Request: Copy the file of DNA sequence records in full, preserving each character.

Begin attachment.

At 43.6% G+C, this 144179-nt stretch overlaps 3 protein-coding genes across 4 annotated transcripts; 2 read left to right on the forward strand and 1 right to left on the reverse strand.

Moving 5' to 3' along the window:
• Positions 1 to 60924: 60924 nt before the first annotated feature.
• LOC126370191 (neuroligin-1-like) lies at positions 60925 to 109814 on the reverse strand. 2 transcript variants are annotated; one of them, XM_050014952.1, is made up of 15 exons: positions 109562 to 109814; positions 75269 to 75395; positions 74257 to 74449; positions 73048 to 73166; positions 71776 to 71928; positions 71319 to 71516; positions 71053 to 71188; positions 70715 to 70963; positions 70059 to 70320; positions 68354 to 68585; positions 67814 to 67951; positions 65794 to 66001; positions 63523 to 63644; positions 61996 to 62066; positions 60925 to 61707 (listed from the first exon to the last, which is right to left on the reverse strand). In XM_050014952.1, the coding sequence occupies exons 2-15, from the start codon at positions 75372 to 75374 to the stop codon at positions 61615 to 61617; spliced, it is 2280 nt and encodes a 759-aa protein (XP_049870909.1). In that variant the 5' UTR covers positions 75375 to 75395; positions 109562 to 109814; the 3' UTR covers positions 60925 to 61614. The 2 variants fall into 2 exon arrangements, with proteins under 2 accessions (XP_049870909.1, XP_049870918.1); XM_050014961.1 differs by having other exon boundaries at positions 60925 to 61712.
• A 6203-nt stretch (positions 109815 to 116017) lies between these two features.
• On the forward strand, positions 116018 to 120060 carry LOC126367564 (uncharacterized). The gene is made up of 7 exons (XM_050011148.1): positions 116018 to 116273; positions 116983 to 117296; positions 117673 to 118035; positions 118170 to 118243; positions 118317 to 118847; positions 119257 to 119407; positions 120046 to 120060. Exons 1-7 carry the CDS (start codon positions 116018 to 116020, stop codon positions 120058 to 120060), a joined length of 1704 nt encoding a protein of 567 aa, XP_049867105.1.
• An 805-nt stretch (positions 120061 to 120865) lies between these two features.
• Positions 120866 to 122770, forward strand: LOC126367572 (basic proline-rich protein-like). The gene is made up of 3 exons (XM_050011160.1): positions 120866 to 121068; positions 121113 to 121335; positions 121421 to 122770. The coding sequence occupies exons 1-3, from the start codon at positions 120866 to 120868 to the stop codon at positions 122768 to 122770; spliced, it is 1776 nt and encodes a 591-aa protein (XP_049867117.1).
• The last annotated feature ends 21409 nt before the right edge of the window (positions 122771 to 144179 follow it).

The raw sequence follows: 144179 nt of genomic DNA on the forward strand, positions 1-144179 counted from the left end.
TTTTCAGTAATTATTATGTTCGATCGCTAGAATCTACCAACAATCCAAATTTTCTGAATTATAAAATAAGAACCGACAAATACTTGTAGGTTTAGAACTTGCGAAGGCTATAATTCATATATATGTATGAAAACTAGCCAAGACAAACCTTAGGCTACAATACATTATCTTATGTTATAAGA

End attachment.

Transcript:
At 43.6% G+C, this 144179-nt stretch overlaps 3 protein-coding genes across 4 annotated transcripts; 2 read left to right on the forward strand and 1 right to left on the reverse strand.

Moving 5' to 3' along the window:
• Positions 1 to 60924: 60924 nt before the first annotated feature.
• LOC126370191 (neuroligin-1-like) lies at positions 60925 to 109814 on the reverse strand. 2 transcript variants are annotated; one of them, XM_050014952.1, is made up of 15 exons: positions 109562 to 109814; positions 75269 to 75395; positions 74257 to 74449; positions 73048 to 73166; positions 71776 to 71928; positions 71319 to 71516; positions 71053 to 71188; positions 70715 to 70963; positions 70059 to 70320; positions 68354 to 68585; positions 67814 to 67951; positions 65794 to 66001; positions 63523 to 63644; positions 61996 to 62066; positions 60925 to 61707 (listed from the first exon to the last, which is right to left on the reverse strand). In XM_050014952.1, the coding sequence occupies exons 2-15, from the start codon at positions 75372 to 75374 to the stop codon at positions 61615 to 61617; spliced, it is 2280 nt and encodes a 759-aa protein (XP_049870909.1). In that variant the 5' UTR covers positions 75375 to 75395; positions 109562 to 109814; the 3' UTR covers positions 60925 to 61614. The 2 variants fall into 2 exon arrangements, with proteins under 2 accessions (XP_049870909.1, XP_049870918.1); XM_050014961.1 differs by having other exon boundaries at positions 60925 to 61712.
• A 6203-nt stretch (positions 109815 to 116017) lies between these two features.
• On the forward strand, positions 116018 to 120060 carry LOC126367564 (uncharacterized). The gene is made up of 7 exons (XM_050011148.1): positions 116018 to 116273; positions 116983 to 117296; positions 117673 to 118035; positions 118170 to 118243; positions 118317 to 118847; positions 119257 to 119407; positions 120046 to 120060. Exons 1-7 carry the CDS (start codon positions 116018 to 116020, stop codon positions 120058 to 120060), a joined length of 1704 nt encoding a protein of 567 aa, XP_049867105.1.
• An 805-nt stretch (positions 120061 to 120865) lies between these two features.
• Positions 120866 to 122770, forward strand: LOC126367572 (basic proline-rich protein-like). The gene is made up of 3 exons (XM_050011160.1): positions 120866 to 121068; positions 121113 to 121335; positions 121421 to 122770. The coding sequence occupies exons 1-3, from the start codon at positions 120866 to 120868 to the stop codon at positions 122768 to 122770; spliced, it is 1776 nt and encodes a 591-aa protein (XP_049867117.1).
• The last annotated feature ends 21409 nt before the right edge of the window (positions 122771 to 144179 follow it).

The raw sequence follows: 144179 nt of genomic DNA on the forward strand, positions 1-144179 counted from the left end.
TTTTCAGTAATTATTATGTTCGATCGCTAGAATCTACCAACAATCCAAATTTTCTGAATTATAAAATAAGAACCGACAAATACTTGTAGGTTTAGAACTTGCGAAGGCTATAATTCATATATATGTATGAAAACTAGCCAAGACAAACCTTAGGCTACAATACATTATCTTATGTTATAAGA